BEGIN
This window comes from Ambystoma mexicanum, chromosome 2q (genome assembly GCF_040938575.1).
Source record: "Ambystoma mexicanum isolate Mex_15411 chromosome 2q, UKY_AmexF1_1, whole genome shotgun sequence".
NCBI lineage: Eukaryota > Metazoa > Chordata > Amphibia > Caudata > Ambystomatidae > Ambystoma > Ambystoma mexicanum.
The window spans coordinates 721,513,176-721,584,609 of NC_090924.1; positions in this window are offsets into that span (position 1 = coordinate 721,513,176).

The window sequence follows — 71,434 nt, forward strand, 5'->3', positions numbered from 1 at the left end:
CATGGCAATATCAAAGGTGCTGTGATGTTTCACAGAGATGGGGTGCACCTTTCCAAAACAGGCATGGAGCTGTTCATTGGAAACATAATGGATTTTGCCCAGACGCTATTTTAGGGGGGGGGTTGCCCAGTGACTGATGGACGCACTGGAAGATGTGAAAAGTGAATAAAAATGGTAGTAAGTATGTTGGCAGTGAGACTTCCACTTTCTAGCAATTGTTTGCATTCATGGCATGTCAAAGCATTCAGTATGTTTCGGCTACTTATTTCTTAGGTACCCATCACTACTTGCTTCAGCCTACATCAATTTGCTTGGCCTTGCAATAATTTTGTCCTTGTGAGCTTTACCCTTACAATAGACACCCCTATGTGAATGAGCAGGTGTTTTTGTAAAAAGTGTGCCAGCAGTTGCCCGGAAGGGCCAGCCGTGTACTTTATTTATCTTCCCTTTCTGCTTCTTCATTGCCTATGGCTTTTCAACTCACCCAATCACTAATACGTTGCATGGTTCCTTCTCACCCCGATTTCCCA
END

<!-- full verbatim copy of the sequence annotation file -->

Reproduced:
This window comes from Ambystoma mexicanum, chromosome 2q (genome assembly GCF_040938575.1).
Source record: "Ambystoma mexicanum isolate Mex_15411 chromosome 2q, UKY_AmexF1_1, whole genome shotgun sequence".
NCBI lineage: Eukaryota > Metazoa > Chordata > Amphibia > Caudata > Ambystomatidae > Ambystoma > Ambystoma mexicanum.
The window spans coordinates 721,513,176-721,584,609 of NC_090924.1; positions in this window are offsets into that span (position 1 = coordinate 721,513,176).

The window sequence follows — 71,434 nt, forward strand, 5'->3', positions numbered from 1 at the left end:
CATGGCAATATCAAAGGTGCTGTGATGTTTCACAGAGATGGGGTGCACCTTTCCAAAACAGGCATGGAGCTGTTCATTGGAAACATAATGGATTTTGCCCAGACGCTATTTTAGGGGGGGGGTTGCCCAGTGACTGATGGACGCACTGGAAGATGTGAAAAGTGAATAAAAATGGTAGTAAGTATGTTGGCAGTGAGACTTCCACTTTCTAGCAATTGTTTGCATTCATGGCATGTCAAAGCATTCAGTATGTTTCGGCTACTTATTTCTTAGGTACCCATCACTACTTGCTTCAGCCTACATCAATTTGCTTGGCCTTGCAATAATTTTGTCCTTGTGAGCTTTACCCTTACAATAGACACCCCTATGTGAATGAGCAGGTGTTTTTGTAAAAAGTGTGCCAGCAGTTGCCCGGAAGGGCCAGCCGTGTACTTTATTTATCTTCCCTTTCTGCTTCTTCATTGCCTATGGCTTTTCAACTCACCCAATCACTAATACGTTGCATGGTTCCTTCTCACCCCGATTTCCCA